Of course, Rudy's example doesn't require the creation of a UDF first...

    Cheers.
    this seems lke the way to go for me

    Right i have:

    Code:
    SELECT	*
    FROM	MyTable
    WHERE	MyTable.intID IN (Select(dbo.SPLIT(@idsString)))
    but i get this error:
    Cannot find either column "dbo" or the user-defined function or aggregate "dbo.SPLIT", or the name is ambiguous.
    monkey - the rest is history

  5. #5
    Non-Member
    Join Date
    Apr 2004
    Location
    Miami, FL, USA
    Posts
    449
    Mentioned
    0 Post(s)
    Tagged
    0 Thread(s)
    I don't remember the exact implementation... as far as I recall, SPLIT returns a resultset, so you should be able to do something like "SELECT * FROM dbo.SPLIT(@idsString);"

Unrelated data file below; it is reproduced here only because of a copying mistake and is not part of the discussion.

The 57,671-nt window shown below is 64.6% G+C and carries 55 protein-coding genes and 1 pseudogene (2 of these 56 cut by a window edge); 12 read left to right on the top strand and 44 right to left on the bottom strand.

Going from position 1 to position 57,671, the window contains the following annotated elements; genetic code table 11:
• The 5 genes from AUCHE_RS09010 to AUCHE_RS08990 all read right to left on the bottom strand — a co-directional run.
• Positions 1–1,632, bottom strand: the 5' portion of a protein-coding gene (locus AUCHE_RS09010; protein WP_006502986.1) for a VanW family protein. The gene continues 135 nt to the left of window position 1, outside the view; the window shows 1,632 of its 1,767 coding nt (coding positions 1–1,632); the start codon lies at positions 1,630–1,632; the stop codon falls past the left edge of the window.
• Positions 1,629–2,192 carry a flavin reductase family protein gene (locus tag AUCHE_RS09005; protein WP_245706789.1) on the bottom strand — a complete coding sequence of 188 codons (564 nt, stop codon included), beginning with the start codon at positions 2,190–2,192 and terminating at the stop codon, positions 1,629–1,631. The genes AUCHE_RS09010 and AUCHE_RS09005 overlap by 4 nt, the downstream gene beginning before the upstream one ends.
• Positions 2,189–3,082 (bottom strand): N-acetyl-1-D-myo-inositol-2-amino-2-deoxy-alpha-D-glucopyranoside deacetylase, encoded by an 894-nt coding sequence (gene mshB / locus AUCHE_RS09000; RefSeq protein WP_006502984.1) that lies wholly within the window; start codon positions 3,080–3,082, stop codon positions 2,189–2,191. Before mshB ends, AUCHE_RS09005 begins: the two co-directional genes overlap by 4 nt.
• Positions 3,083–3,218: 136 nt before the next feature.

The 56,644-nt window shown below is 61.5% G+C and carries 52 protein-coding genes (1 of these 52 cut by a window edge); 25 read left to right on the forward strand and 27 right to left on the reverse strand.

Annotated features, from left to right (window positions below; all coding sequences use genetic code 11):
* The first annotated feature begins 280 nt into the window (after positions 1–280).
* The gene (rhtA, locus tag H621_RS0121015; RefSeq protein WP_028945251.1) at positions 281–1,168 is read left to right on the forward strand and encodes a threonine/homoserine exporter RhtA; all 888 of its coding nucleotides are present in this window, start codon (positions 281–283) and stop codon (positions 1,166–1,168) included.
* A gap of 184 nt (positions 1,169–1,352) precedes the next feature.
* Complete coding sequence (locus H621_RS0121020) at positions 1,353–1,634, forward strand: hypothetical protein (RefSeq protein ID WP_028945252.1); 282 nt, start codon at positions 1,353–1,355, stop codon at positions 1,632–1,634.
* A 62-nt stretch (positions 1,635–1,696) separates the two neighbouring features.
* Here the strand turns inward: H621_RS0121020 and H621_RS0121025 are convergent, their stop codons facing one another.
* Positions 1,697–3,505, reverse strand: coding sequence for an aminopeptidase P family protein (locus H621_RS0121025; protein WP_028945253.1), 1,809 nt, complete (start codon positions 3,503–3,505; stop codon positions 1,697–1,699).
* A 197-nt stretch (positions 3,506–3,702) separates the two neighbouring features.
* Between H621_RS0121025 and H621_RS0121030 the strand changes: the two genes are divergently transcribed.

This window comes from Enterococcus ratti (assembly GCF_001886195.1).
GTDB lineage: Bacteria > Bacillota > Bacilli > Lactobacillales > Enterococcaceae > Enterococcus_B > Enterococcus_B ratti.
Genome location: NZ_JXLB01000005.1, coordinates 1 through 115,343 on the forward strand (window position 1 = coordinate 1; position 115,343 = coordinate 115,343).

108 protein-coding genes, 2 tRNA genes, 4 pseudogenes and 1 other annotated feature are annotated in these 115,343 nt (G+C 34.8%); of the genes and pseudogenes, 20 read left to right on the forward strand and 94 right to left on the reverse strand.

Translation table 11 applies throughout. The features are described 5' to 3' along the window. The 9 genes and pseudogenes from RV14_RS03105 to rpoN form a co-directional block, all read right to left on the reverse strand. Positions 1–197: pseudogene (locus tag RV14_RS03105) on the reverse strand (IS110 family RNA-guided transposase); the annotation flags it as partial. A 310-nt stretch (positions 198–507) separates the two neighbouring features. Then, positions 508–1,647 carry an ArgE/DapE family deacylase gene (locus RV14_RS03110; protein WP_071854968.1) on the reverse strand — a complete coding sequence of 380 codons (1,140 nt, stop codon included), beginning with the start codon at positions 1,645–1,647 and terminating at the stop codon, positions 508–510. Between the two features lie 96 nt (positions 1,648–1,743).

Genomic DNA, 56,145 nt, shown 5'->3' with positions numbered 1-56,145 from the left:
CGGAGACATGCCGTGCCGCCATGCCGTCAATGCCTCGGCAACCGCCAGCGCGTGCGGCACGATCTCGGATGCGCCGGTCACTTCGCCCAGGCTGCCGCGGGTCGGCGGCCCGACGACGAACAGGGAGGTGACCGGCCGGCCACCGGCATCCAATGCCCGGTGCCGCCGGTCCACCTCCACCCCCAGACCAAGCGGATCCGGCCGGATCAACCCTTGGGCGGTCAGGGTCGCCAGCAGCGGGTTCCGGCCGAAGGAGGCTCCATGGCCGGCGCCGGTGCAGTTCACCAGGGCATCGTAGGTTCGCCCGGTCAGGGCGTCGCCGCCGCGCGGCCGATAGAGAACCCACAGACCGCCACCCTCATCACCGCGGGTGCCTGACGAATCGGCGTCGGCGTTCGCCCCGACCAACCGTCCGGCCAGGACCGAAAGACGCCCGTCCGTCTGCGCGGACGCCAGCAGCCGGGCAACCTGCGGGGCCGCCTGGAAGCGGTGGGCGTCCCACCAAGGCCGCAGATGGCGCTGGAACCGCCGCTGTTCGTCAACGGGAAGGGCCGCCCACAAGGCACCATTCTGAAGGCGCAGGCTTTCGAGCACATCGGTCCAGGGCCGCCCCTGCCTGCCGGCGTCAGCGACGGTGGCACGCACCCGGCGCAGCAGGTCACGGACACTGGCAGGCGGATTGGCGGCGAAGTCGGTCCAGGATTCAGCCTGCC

Try to get that working by itself first and then worry about putting it in an "IN" statement.

  6. #6
    SitePoint Wizard boxhead's Avatar
    Join Date
    Feb 2004
    Location
    UK
    Posts
    1,040
    Mentioned
    0 Post(s)
    Tagged
    0 Thread(s)
    Quote Originally Posted by transio View Post
    I don't remember the exact implementation... as far as I recall, SPLIT returns a resultset, so you should be able to do something like "SELECT * FROM dbo.SPLIT(@idsString);"

    Try to get that working by itself first and then worry about putting it in an "IN" statement.
    ok - so this work fine:

    Code:
    declare @idsString nvarchar(max)
    set @idsString = N'2,3,4'
    SELECT * FROM dbo.SPLIT(@idsString,1,0)
    returning